Most governments are represented by ambassadors to the WSIS.

As part of the diplomatic process, each NGO wishing to participate must be accredited and the deadline is 8 August 2005. The accreditation process takes some time, and features two phases, one international phase at the UN level, one national phase where agreement by each NGO's national governement is required. Once accredited, you must again register for each event.

Each delegation is structured in a similar way as a diplomatic delegation and may include up to 6 persons in PrepComs :
  • Head of Delegation [C] ( Chef de délégation )
  • Deputy Head of Delegation [CA] ( Chef adjoint de délégation )
  • Alternate [S] ( Suppléant )
  • Delegate [D] ( Délégué )
  • Adviser [A] ( Assesseur )
  • Observer [O] ( Observateur )

People may still participate to the various WSIS meetings in their personnal capacity as observers included in the delegation of an accredited entity that is willing to accept them.

The goal of the first phase of WSIS was to prepare two documents : a Declaration of Principles and an Action Plan. In a way, the WSIS amounts to a special plenary session of the UN general assembly. The only WSIS participants that may vote are governments. Since Civil Society NGOs are non-voting participants, they have the diplomatic statute of observers. However, the Civil Society was officially involved in the preparation of of these two key documents. Therefore, some contributions coming from, or inspired by NGOs were included in documents voted by the WSIS UN assembly.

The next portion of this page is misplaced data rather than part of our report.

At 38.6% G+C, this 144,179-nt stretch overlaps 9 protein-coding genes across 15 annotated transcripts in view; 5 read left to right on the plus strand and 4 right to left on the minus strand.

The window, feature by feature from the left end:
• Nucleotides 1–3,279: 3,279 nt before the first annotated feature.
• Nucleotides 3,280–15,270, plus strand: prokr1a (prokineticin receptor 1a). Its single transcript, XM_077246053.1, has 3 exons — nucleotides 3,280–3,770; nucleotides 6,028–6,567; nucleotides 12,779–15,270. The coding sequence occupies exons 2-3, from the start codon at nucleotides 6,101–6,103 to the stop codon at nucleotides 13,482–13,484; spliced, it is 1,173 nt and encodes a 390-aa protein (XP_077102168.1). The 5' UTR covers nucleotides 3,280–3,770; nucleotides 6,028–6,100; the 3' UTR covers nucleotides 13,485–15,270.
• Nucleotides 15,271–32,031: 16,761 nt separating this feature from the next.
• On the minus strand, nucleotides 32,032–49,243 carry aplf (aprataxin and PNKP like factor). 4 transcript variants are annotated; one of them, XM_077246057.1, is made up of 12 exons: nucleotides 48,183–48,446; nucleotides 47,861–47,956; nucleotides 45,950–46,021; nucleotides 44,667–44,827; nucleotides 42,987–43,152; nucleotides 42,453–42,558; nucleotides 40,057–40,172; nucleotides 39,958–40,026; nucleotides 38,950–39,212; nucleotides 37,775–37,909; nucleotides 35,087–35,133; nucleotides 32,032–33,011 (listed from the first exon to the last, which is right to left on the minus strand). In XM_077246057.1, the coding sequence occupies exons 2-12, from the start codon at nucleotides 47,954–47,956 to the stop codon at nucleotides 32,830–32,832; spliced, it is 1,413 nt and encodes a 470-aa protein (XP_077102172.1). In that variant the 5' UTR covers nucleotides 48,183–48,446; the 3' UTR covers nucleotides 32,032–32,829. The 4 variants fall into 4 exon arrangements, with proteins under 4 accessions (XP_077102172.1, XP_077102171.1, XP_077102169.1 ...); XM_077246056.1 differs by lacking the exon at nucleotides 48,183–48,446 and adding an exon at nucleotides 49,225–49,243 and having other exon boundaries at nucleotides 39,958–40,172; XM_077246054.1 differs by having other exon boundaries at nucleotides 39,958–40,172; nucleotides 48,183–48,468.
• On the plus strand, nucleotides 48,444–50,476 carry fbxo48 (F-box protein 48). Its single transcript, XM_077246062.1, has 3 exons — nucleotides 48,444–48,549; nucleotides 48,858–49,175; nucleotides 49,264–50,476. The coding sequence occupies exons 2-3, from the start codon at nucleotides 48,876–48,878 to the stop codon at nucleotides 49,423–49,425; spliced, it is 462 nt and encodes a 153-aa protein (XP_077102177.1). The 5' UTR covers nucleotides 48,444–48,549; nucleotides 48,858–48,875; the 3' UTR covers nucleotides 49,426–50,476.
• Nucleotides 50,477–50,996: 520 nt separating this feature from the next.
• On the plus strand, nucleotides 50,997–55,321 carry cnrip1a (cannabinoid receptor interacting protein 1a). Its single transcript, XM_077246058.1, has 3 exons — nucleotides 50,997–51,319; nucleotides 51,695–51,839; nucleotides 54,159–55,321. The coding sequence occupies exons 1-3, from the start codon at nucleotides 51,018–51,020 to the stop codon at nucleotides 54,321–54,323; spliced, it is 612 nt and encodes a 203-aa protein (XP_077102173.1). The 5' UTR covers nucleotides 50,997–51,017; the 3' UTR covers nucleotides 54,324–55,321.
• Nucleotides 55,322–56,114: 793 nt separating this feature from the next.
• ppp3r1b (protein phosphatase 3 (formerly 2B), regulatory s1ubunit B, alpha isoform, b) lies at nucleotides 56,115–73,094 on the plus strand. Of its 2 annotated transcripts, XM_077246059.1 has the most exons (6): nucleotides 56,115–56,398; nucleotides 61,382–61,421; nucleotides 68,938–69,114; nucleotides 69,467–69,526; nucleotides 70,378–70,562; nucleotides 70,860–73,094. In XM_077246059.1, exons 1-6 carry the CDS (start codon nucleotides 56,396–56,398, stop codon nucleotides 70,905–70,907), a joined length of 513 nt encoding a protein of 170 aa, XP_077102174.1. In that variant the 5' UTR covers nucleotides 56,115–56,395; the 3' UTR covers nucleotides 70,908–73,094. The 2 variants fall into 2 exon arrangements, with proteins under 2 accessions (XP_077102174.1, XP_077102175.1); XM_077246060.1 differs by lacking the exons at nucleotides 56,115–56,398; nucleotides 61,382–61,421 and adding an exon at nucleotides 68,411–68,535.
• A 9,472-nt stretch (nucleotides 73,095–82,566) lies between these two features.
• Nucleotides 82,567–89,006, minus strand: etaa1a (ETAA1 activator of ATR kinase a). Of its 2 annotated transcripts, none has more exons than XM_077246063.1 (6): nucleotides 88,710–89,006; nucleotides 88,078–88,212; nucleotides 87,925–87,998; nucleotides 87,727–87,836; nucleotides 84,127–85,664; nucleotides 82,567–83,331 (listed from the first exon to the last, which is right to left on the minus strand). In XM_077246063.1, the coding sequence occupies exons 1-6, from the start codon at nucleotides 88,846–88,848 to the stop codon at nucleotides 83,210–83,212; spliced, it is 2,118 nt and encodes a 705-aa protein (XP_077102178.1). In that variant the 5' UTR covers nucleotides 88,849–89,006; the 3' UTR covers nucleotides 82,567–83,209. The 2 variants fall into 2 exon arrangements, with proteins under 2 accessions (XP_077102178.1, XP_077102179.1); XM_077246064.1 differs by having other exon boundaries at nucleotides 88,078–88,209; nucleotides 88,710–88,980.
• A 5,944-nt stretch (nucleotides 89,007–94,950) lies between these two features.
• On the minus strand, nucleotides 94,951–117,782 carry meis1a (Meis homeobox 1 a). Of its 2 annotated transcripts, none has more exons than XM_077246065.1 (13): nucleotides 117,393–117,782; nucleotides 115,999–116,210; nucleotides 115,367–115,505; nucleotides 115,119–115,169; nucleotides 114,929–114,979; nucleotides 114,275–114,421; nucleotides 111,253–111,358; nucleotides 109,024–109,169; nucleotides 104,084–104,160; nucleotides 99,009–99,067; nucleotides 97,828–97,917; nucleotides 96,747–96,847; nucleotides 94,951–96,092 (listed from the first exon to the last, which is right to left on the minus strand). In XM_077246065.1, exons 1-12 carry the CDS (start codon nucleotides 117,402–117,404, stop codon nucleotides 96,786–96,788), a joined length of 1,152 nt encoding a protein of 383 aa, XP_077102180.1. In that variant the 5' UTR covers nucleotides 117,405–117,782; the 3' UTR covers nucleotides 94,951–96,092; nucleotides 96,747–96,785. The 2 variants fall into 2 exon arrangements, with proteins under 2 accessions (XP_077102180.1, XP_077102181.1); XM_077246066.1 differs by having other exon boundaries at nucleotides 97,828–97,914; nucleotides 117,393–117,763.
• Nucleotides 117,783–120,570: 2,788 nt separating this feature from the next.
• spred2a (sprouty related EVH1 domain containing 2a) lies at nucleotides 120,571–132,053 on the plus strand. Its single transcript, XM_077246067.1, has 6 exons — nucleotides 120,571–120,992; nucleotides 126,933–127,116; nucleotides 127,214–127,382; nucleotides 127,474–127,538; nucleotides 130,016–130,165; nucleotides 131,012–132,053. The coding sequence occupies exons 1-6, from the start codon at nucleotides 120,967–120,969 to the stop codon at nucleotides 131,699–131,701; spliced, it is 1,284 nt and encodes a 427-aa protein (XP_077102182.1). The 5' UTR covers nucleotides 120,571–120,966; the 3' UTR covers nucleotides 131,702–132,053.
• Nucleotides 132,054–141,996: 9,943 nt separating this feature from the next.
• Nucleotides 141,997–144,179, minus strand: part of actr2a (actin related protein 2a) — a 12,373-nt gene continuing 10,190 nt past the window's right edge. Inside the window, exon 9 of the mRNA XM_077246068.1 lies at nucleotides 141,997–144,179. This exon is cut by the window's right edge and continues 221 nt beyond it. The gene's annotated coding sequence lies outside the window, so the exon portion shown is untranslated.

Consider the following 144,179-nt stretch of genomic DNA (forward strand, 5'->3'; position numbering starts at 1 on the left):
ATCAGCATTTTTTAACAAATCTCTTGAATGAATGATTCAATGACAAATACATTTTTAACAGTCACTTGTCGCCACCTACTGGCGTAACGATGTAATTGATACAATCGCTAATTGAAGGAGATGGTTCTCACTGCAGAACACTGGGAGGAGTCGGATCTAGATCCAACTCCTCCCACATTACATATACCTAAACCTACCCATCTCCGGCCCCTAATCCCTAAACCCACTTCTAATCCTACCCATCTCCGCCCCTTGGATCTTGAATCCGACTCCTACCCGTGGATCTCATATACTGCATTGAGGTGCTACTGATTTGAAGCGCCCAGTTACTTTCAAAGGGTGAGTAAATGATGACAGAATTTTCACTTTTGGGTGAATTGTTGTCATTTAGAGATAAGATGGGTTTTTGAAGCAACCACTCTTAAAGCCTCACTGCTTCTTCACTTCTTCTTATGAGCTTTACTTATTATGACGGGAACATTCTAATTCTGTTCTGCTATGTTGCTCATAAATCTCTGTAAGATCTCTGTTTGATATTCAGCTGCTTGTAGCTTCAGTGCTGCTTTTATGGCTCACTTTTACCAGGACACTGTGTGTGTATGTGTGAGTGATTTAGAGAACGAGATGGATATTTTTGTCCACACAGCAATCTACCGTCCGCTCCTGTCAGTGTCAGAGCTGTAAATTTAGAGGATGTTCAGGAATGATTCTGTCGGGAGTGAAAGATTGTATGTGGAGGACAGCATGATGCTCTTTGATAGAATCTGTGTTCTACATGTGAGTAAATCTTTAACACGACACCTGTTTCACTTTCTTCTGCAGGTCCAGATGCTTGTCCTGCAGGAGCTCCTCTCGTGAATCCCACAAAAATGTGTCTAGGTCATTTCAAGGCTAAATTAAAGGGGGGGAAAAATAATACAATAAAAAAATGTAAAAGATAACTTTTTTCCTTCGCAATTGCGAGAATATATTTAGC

Concerning the first phase, in addition to five regional preparatory conferences ( eg Pan-European regional conference ) , the preparation of the Draft Declaration of Principles and Draft Action Plan was achieved during several preparatory conferences called "PrepCom".

Concerning the seoond phase :

  • PrepCom-1: 24-26 June 2004, Hammamet (Tunisia)
  • PrepCom-2 : 17-25 February 2005, Geneva (Switzerland)
  • PrepCom-3 : 19-30 September 2005, Geneva (Switzerland)
  • Tunis (Tunisia), 16-18 November 2005 It will assess progress that has been made and adopt any further plan of action to be taken.


A question that is often asked : What is the use of the UN and WSIS recommendations since they are non-binding ? :

    Besides their obvious political and mediatic values, recommendations possess the following legal values :
  1. Concerning the UN specialized agencies (ITU, UNESCO, WTO, WIPO, World Bank,... ), there are several consequences :